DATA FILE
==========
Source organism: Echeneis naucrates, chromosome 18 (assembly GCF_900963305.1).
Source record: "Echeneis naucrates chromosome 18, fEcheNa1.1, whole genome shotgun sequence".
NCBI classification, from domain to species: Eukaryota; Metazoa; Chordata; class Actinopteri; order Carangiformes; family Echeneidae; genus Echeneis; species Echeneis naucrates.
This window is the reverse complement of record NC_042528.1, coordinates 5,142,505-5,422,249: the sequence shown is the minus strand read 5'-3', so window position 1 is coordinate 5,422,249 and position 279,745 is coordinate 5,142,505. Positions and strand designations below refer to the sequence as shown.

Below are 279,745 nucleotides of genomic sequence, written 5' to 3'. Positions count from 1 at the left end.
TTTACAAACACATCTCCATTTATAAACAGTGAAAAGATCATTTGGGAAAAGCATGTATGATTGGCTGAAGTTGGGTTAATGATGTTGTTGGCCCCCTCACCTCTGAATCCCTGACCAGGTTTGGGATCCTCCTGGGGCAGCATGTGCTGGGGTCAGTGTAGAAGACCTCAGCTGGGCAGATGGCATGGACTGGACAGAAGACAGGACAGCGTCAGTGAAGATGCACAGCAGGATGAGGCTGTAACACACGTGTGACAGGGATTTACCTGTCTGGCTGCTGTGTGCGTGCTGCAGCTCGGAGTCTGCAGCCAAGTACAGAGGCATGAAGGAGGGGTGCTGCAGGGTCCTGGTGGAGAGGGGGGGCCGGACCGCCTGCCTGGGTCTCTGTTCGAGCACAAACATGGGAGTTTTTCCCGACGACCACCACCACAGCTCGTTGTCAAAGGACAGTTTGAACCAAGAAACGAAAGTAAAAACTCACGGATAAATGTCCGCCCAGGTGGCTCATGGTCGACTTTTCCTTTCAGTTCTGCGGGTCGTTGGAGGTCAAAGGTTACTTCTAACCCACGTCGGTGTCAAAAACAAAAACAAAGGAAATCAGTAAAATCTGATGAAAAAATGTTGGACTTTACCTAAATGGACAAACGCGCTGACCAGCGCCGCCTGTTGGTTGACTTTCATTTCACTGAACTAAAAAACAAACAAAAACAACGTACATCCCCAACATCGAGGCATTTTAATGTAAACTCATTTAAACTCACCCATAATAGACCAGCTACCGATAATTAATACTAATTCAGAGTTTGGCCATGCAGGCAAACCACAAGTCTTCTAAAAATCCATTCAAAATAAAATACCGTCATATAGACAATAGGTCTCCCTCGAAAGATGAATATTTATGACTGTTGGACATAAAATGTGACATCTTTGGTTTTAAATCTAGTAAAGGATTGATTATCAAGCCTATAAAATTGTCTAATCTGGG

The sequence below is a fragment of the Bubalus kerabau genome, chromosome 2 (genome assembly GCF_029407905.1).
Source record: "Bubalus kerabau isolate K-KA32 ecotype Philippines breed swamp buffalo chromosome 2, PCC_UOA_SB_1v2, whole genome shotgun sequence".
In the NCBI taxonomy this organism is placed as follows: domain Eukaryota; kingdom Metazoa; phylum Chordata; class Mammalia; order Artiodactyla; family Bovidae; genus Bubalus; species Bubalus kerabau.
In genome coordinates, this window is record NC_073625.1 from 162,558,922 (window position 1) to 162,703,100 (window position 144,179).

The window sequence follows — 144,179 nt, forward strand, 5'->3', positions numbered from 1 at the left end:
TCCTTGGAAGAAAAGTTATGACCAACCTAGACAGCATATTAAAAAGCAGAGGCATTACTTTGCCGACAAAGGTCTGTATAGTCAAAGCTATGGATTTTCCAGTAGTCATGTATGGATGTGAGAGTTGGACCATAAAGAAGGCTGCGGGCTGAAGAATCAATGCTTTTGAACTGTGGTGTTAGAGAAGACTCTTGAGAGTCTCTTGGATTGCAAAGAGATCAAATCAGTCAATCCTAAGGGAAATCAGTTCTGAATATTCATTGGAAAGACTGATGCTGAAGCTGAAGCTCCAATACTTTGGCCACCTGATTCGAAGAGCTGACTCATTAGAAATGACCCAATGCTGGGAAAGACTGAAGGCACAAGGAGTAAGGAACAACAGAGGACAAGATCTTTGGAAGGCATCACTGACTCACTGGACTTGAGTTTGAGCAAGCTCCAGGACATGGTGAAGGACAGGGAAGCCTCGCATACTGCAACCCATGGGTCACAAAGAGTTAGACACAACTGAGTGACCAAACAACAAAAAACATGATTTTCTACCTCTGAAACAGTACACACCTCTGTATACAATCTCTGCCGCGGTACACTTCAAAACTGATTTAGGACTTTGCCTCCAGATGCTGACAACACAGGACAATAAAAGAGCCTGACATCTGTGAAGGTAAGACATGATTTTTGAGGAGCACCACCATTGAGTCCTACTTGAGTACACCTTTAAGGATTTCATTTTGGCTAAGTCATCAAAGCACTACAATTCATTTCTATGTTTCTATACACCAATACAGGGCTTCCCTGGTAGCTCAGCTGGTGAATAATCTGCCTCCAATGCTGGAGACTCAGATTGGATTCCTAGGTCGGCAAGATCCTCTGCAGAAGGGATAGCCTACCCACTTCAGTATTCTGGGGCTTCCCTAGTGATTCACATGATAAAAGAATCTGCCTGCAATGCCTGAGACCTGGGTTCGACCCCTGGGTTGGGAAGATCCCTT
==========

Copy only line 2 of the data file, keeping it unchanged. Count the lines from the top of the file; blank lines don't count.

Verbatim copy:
Source record: "Echeneis naucrates chromosome 18, fEcheNa1.1, whole genome shotgun sequence".